The eight-day holiday of Sukkot – the “Feast of Tabernacles” – recalls the Israelites’ fragile dwellings during their 40 years of wandering in the desert after their exodus from slavery in Egypt.

Beginning at sundown on October 12, this “hut holiday” has many service and social justice themes: it is a joyous festival, which celebrates a healthy harvest and an appreciation for nature; it also encourages us to embrace shelter – even if it is just a hut – as both a blessing and a basic human right, and reminds us to be generous to those who are less fortunate.

Sukkot may only be eight days long, but we know these themes last year round. For some holiday inspiration, check out Repair the World’s Top 10 posts from 5771/2011 on homelessness, poverty and hunger, as well as sustainable agriculture and the environment — and share them at your sukkah tables!


  • Rock Out. Repair the World interviewed Andrew Cohen of Hot Molasses, a raucous rock band that plays benefits to raise money and awareness about social justice issues like affordable housing in Boston.
  • Three Faces of Service. Rabbinical student, Andrew Scheer, contributed a touching photo essay documenting his time helping Alabama families recover from this year’s tornadoes – particularly rebuilding their destroyed homes – as part of a 3-part series.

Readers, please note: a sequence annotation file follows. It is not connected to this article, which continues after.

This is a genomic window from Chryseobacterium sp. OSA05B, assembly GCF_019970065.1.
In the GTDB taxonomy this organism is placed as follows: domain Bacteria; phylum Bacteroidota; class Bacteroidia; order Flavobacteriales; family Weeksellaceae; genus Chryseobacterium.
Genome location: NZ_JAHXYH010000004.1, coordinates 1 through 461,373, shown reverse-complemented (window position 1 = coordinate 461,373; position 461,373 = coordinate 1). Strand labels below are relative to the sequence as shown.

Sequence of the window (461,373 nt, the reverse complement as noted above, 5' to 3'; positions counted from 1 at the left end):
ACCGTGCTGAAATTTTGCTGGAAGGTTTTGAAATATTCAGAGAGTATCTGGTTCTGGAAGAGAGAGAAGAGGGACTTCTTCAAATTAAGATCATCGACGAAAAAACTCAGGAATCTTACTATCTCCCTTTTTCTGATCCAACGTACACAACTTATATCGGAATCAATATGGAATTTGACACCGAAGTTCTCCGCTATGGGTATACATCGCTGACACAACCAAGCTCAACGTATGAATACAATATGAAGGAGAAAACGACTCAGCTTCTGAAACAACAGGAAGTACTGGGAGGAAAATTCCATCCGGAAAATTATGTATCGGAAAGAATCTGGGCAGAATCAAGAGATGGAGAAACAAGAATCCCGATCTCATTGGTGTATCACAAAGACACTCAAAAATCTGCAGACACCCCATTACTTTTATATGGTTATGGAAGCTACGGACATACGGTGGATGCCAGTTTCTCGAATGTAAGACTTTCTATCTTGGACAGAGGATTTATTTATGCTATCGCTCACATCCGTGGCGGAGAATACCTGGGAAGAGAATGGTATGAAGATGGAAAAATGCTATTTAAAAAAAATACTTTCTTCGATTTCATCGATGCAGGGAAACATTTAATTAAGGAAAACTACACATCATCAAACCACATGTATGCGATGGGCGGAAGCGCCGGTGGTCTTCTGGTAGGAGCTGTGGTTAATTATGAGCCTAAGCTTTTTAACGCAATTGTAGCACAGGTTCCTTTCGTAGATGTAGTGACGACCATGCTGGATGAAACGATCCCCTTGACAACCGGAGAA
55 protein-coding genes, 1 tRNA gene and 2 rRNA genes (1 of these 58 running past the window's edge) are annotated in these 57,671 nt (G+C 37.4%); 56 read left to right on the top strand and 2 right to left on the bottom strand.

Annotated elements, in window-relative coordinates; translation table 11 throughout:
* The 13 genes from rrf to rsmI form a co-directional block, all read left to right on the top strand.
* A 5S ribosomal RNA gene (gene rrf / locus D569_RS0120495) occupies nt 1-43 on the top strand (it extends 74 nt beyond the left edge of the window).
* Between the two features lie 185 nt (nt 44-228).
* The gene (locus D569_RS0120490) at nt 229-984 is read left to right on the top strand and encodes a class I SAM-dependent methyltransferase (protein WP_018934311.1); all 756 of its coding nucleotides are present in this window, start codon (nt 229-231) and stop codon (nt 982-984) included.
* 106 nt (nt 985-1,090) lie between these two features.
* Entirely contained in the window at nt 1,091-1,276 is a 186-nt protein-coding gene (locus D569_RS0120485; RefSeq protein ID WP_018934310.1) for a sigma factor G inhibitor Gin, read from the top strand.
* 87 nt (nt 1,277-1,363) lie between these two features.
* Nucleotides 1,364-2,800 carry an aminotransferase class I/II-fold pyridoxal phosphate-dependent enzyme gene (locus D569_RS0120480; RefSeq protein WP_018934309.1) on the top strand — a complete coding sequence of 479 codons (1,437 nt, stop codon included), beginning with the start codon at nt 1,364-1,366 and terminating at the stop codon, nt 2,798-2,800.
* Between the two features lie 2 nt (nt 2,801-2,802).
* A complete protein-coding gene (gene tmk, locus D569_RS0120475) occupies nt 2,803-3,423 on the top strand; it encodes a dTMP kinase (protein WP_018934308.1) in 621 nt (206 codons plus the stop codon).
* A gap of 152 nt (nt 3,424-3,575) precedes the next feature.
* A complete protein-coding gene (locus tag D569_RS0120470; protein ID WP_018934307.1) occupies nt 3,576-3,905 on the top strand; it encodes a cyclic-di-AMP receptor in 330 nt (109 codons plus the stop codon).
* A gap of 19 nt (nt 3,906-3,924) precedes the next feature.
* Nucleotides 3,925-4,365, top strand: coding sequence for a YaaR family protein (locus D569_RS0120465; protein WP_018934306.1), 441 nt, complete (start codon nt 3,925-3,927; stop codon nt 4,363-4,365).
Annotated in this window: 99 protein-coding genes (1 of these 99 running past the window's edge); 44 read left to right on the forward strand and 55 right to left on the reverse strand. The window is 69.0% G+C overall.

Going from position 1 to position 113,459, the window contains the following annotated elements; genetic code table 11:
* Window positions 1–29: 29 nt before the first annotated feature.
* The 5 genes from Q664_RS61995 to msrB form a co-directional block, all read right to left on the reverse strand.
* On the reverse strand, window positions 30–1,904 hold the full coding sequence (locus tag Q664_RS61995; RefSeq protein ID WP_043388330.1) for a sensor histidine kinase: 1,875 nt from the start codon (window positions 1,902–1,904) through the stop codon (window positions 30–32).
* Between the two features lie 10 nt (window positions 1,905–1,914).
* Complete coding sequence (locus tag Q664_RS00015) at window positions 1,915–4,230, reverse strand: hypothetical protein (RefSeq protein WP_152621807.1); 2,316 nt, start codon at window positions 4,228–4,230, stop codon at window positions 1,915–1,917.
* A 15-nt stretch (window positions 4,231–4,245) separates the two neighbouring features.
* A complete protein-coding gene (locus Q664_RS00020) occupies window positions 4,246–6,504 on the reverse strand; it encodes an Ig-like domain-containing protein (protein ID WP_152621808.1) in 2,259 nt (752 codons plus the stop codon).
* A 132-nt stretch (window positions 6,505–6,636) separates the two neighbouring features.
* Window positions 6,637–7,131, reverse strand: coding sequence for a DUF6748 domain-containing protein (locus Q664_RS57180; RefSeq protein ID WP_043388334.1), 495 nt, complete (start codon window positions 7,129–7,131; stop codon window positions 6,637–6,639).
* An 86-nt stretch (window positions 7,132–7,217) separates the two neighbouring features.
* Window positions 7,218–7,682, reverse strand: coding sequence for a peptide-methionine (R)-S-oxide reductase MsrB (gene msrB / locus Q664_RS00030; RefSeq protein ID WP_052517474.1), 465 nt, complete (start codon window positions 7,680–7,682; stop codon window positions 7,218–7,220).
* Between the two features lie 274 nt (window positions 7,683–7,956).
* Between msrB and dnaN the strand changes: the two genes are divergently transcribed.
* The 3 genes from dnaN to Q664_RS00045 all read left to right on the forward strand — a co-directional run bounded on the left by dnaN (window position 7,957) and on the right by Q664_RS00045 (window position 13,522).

• Baking with the Governor. We posted a great video showing the Challah for Hunger team at the University of Delaware baking with Governor Jack Markell.
  • Working It. Repair the World interviewed Steven Weinberg, co-founder of Will Work for Food, an organization run out of the University of Michigan that raises funds to combat global child hunger and malnutrition.
  • Fast and Famine. Our post for Tisha B’av highlighted several different organizations working to end hunger.


  • Farm in the City This post features the work (and a great video) of the new Jewish farm in Berkeley, Urban Adamah.
  • Slow Food. Repair the World interviewed Josh Viertel, the powerhouse Executive Director over at Slow Food.
  • Service in the Garden College student, Samuel Plotkin, contributed this beautiful essay about reaffirming his love for Judaism through food, agriculture and environmental thought.
  • Nature Park. This post features Repair the World grantee-partner Agahozo Shalom Youth Village‘s new 4.26 acre nature park in Rwanda.
  • Interfaith Sustainability Repair the World interviewed Eitan Press from the Interfaith Center for Sustainable Development in Israel.

Chag Sameach – Happy Holidays!